Bycatch is fish that are caught but not kept on board a fishing vessel. Although fishermen try to avoid it, every fishery has bycatch. In some cases it’s fish that are too small or aren’t marketable. In others, the law prohibits fish from being kept. NOAA Fisheries has recently published a National Bycatch Reduction Strategy which explains bycatch in detail. See more at NOAA Fisheries Bycatch Program.
In the Amendment 80 Bering Sea fisheries, our principle concern is halibut bycatch. Halibut intermingle with Amendment 80 target fish such as Pacific cod and flatfish, making it impossible to completely avoid halibut when catching these species. All halibut caught in the Amendment 80 fisheries must be thrown back, even if the halibut are already dead.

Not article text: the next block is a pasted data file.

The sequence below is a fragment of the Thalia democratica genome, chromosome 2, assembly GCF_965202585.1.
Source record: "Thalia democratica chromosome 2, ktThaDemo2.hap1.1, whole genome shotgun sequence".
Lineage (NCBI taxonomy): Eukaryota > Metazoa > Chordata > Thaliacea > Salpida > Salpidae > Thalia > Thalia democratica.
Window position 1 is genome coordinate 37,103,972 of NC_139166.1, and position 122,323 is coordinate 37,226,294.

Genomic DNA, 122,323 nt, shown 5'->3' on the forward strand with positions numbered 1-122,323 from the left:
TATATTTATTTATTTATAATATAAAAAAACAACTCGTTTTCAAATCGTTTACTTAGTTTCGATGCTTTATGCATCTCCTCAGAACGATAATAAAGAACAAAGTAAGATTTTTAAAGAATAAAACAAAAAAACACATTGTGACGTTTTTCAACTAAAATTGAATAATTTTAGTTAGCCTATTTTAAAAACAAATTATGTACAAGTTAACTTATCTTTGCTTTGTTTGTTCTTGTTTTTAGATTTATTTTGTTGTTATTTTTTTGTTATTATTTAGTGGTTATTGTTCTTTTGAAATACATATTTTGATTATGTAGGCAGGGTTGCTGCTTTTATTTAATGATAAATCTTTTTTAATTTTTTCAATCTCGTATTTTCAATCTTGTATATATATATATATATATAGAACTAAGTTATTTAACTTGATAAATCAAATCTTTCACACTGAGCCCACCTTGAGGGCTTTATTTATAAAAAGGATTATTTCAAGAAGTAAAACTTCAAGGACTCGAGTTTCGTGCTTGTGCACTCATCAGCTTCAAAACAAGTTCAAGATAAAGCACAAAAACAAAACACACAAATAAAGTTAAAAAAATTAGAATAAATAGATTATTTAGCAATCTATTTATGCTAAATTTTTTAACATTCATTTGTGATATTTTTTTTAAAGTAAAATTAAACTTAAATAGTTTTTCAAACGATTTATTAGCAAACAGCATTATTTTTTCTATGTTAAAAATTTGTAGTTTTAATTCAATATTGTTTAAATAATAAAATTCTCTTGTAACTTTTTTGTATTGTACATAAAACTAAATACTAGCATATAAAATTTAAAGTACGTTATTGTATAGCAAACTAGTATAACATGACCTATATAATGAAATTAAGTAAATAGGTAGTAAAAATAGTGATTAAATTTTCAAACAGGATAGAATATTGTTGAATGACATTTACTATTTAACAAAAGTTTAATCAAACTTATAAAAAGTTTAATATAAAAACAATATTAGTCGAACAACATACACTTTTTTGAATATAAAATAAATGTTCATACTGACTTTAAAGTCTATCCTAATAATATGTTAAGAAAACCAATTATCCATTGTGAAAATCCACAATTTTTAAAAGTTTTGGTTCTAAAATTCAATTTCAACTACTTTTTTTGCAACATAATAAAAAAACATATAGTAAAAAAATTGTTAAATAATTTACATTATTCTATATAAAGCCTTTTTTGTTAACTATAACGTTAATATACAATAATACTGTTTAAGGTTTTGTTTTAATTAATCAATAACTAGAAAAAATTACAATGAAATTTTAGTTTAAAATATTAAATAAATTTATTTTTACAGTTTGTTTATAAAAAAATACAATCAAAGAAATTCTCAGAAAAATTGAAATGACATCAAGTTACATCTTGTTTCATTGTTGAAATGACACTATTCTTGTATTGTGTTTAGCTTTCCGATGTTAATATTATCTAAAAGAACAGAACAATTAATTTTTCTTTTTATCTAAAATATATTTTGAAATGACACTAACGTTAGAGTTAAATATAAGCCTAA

Amendment 80 fishermen have a strong track record of collaboration and cooperation with research scientists, fishery managers, and other fishing industry groups to reduce halibut bycatch in our fisheries to the extent practicable. We have achieved these reductions though changes to fishery management practices, improved avoidance, fishing gear modifications, and changes to halibut handling procedures.
Today halibut bycatch within Amendment 80 fisheries are the lowest on record. For more on bycatch, visit BycatchFacts.org